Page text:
Meanwhile, he noted, Minnesota and Rhode Island each kept a House seat they should have lost under an accurate count, while Colorado gained a House seat it didn’t deserve, von Spakovsky wrote. 

The Census Bureau contends that the impact of the overcounts and undercounts of some states is minimal. 

“The results of the PES do not change official 2020 census data, such as the apportionment data used to apportion the U.S. House of Representatives,” the Census Bureau says of the Post-Enumeration Survey in its statement to The Daily Signal. “Furthermore, the PES universe excludes people living in group quarters and remote Alaska areas, while apportionment must take into account the entire U.S. population.”  

The statement from the Census Bureau continues what the agency has done since release of the survey in May, von Spakovsky said. 

“The Census Bureau still does not explain how and why those errors occurred,” he told The Daily Signal. “The change in overcounts and undercounts in 2010 and 2020 is quite different.”

The bureau says the survey is just one means of getting closer to an accurate accounting of the U.S. population:

While PES provides a valuable tool that helps us gain insight into the quality of the 2020 census, it alone is not definitive. As a survey, it’s important to remember that results from the PES are estimates that are subject to various errors. Many of these are described in the Source and Accuracy statement and other methodological documents.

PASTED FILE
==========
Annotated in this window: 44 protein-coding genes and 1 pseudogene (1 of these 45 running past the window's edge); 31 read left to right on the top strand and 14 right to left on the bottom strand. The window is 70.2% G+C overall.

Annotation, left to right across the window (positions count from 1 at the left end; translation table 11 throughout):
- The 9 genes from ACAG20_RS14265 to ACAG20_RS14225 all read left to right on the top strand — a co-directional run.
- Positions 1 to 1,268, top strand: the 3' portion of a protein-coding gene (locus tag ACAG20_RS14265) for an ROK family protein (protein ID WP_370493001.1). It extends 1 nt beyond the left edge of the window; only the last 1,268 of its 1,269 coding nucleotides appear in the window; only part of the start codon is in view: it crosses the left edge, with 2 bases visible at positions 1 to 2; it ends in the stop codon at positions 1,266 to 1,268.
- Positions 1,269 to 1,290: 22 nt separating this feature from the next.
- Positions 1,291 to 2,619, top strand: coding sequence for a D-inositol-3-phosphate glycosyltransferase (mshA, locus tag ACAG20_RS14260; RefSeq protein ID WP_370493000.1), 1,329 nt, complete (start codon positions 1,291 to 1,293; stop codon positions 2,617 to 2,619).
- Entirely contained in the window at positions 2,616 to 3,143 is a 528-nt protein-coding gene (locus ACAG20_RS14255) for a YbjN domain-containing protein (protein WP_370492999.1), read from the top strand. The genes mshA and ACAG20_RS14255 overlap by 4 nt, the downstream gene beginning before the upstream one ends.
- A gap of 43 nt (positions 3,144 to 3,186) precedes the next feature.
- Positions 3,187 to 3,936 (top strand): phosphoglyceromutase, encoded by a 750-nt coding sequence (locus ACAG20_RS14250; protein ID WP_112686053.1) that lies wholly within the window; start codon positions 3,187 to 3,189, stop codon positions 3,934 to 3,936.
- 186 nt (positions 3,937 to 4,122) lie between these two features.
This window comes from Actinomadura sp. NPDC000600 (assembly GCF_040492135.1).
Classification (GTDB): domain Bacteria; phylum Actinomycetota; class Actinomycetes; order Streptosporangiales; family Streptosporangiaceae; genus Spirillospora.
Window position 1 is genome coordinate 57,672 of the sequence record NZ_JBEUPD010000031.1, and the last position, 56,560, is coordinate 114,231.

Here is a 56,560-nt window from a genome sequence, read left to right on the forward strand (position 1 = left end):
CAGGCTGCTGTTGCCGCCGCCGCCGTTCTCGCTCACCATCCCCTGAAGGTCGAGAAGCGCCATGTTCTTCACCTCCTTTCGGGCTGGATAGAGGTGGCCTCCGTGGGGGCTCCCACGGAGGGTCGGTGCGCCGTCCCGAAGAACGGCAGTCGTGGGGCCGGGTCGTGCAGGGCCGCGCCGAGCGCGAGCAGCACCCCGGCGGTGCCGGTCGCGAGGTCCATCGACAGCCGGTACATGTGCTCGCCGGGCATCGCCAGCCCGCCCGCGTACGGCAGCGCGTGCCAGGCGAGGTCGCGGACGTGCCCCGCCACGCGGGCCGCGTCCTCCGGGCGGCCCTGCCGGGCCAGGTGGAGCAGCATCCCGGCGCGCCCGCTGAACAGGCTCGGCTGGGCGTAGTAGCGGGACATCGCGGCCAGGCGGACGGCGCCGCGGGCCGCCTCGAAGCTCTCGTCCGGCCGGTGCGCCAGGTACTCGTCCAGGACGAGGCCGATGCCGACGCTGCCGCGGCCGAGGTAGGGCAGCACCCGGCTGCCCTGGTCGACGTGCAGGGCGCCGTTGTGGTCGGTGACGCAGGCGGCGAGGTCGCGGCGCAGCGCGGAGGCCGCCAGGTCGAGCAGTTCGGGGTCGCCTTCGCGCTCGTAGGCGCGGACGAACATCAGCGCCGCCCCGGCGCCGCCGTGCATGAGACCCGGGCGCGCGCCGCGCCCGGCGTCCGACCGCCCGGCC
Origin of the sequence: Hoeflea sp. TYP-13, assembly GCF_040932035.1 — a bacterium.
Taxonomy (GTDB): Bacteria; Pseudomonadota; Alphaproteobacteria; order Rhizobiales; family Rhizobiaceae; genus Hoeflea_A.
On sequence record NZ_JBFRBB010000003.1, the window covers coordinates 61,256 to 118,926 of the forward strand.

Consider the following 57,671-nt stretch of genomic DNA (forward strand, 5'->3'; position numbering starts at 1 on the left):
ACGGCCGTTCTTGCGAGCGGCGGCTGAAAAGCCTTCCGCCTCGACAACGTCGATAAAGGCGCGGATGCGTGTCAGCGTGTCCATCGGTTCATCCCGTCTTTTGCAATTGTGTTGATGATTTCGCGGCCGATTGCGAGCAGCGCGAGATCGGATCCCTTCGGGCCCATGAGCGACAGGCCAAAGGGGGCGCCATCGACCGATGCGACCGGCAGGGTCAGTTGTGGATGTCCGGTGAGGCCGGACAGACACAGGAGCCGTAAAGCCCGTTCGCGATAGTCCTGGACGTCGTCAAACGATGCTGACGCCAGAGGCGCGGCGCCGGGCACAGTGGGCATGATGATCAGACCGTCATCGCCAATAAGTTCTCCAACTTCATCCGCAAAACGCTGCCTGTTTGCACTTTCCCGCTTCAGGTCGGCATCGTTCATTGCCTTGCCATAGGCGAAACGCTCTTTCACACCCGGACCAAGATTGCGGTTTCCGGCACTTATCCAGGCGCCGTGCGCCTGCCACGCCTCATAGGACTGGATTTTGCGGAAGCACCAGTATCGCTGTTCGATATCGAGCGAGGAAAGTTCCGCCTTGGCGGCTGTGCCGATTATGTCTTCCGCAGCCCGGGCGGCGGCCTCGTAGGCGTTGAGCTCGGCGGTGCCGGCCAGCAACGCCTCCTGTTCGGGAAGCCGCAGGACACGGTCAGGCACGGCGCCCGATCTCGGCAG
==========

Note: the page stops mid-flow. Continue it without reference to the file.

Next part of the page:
The Census Bureau’s statement also contends that the Post-Enumeration Survey shouldn’t have a significant impact on the amount of federal funds that go to states. 

“In regards to funding, it’s important to understand that the Census Bureau doesn’t determine funding formulas or how our data are used,” the Census Bureau spokesperson told The Daily Signal. “Our role is to provide quality data through?a host of data products such as the annual population estimates, various surveys, and the decennial census. Together, these data inform how hundreds of billions of dollars in federal, state, and tribal funds are distributed each year.”

The 2010 census included what officials call a statistically insignificant national overcount of 36,000 Americans in raw numbers or just 0.01%. However, for the 2020 census, Florida alone was undercounted by about 750,000 and Texas was undercounted by about 560,000. Minnesota was overcounted by about 216,000, and Rhode Island by 55,000. 

Still, the Census Bureau argued that 2020 overcounts and undercounts “were not outside the range of variability we have come to expect from prior decades.”The agency added: “So, while informative, the 2020-to-2010 state-level comparisons cannot be considered definitive.”

No legal remedy exists to fix the count, according to the Census Bureau’s website, which asks: “Based on the PES results, can states change their 2020 census counts?” The response reads: “The quick answer is ‘No.’”

“Post-Enumeration Survey estimates are created to help data users better understand the quality of the census counts,” the Census Bureau’s website continues. 

“The estimates demonstrate the Census Bureau’s commitment to transparency and are a key tool for the Census Bureau to build and apply lessons from the 2020 census while planning for the 2030 census.”

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About the Author

Tony Beasley
Tony Beasley writes for the Local News, US and the World Section of ANH.